By Rebecca Burn-Callander Wednesday, 16 January 2013

Facebook's new search will not challenge Google. Honest!

Mark Zuckerberg has revealed that Facebook has created its own search engine, dubbed Graph Search. But this is no Google rival, he says: it can only search Facebook.

The new feature will allow Facebook users to search the content uploaded by their friends to find out everything from their favourite movies to which restaurants they’ve recently recommended. It’s called Graph Search (catchy!) because of Facebook’s penchant for referring to its membership, content and general data as ‘the social graph’.

The launch is good news for users - Facebook currently has the search clout of an anosmic sniffer dog - but bad news for its search rivals. Graph Search could bite a considerable chunk out of Google, Yelp and Foursquare. Indeed, Yelp’s share price dropped 7% on Tuesday immediately after the news, closing at $20.61.

Why? Well, once the update goes live, (the function will be soft-launched at first to just a few hundred thousand users), Facebookers may choose to use the social network to look up possible holiday destinations or decide which gigs are likely to be worth the ticket price. These are people that would previously have used networks like Yelp or Qype for similar information.

For all those concerned about the privacy implications of this update, hackles down. Zuckerberg has stressed that people will only be able to browse through the photographs, people, places and members' interests that have already been shared with them.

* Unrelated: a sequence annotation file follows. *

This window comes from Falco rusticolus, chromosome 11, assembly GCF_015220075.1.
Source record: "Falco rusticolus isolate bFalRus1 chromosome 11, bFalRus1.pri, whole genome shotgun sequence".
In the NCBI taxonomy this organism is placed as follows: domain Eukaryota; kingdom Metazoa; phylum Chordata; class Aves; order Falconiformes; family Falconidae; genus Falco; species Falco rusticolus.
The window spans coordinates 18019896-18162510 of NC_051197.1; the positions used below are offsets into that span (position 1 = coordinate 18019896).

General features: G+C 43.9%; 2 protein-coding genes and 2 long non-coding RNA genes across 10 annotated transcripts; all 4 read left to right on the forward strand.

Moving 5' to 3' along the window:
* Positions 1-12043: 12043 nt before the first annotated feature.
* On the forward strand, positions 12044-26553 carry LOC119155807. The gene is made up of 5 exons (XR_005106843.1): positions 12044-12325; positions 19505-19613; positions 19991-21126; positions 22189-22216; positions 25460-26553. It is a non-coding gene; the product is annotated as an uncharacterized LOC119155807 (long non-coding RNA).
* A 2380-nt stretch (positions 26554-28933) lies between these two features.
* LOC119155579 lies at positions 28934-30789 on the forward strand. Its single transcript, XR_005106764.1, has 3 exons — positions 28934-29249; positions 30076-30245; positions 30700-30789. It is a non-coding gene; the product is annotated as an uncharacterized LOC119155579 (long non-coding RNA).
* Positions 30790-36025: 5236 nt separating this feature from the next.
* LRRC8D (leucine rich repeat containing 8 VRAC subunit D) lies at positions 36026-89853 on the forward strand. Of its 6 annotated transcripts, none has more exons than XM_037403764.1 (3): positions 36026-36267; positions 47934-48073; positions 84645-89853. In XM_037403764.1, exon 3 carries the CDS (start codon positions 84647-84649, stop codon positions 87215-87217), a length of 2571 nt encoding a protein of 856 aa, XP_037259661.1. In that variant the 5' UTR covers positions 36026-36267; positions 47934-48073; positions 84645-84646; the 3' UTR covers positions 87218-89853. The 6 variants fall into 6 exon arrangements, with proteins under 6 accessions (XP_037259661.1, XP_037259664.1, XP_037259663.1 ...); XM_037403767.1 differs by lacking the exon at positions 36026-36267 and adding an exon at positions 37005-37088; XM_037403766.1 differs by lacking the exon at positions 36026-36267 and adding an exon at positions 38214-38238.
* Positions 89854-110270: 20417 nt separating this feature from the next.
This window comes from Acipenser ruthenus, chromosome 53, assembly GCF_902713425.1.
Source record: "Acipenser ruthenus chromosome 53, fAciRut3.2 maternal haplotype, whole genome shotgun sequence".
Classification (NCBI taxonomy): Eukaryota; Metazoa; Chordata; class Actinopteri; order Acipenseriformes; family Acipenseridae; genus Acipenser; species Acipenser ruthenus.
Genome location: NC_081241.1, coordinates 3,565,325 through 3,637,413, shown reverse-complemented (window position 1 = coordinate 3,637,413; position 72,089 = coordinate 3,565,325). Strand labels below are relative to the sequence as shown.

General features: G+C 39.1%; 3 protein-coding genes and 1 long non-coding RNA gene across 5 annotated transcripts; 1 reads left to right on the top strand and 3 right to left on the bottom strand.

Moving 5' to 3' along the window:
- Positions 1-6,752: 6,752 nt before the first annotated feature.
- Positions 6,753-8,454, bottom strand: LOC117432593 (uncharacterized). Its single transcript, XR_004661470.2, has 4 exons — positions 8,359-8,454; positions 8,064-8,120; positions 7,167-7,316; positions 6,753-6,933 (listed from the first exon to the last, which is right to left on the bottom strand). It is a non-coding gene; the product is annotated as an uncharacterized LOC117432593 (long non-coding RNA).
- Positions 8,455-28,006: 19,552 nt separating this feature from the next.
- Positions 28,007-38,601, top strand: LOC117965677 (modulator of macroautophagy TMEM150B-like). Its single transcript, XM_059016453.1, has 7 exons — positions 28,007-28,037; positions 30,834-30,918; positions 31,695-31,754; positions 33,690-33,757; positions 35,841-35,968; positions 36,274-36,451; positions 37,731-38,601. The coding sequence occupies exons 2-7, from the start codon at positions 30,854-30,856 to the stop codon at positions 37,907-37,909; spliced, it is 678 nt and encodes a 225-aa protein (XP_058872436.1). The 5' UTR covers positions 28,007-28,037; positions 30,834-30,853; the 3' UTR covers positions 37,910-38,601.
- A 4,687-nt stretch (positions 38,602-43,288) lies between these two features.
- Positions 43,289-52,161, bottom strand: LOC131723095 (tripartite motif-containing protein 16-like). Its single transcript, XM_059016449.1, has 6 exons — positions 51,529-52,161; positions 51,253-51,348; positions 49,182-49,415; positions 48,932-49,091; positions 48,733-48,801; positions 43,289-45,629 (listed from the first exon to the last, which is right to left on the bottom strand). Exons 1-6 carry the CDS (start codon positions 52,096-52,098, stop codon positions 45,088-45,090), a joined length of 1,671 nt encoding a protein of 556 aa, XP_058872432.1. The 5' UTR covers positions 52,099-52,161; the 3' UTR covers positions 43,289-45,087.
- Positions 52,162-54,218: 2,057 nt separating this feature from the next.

‘This is not web search,’ says Rebecca Lieb, an analyst with the Altimeter Group, echoing Mark Zuckerberg’s own statement. ‘This is not find me a recipe for banana cream pie or I need to buy a 24 inch TV screen, where should I go? This is what movie should I see, what restaurant should I eat in?’

So it’s not ‘web search’. We get it. But it is interesting that Facebook has opted to integrate Bing’s search engine into Graph Search. This means that if users can’t find the answers they are looking for on the social network, Bing then takes over to offer further suggestions. That’s definitely Google territory. ‘In the event you can't find what you're looking for, it's really nice to have this,’ says Zuckerberg, innocently.

However, while users may rejoice at the idea of a revamped Facebook search, the markets definitely ‘do not like’ this. Facebook shares, which climbed 15% since the start of 2013, slid 3% after the announcement to just above $30. Analysts were hoping to see the unveiling of a whizz-bangy Facebook smartphone or fully-fledged own brand search engine, not some internal update.

Nonetheless, MT thinks that this latest development is very interesting, phase one in a series of carefully plotted moves by Facebook to challenge the dominance of tech leviathans like Google. Zuckerberg has stated previously that he wants to make Facebook the market leader in social search, so he's being slightly disingenuous by side-stepping the issue now.

By distancing Facebook from 'web search', Zuckerberg is quietly pursuing his social search goal. Not by turning up at the gate, all guns blazing but by leveraging the quiet power of its billion-plus users and sneaking in through the back door…




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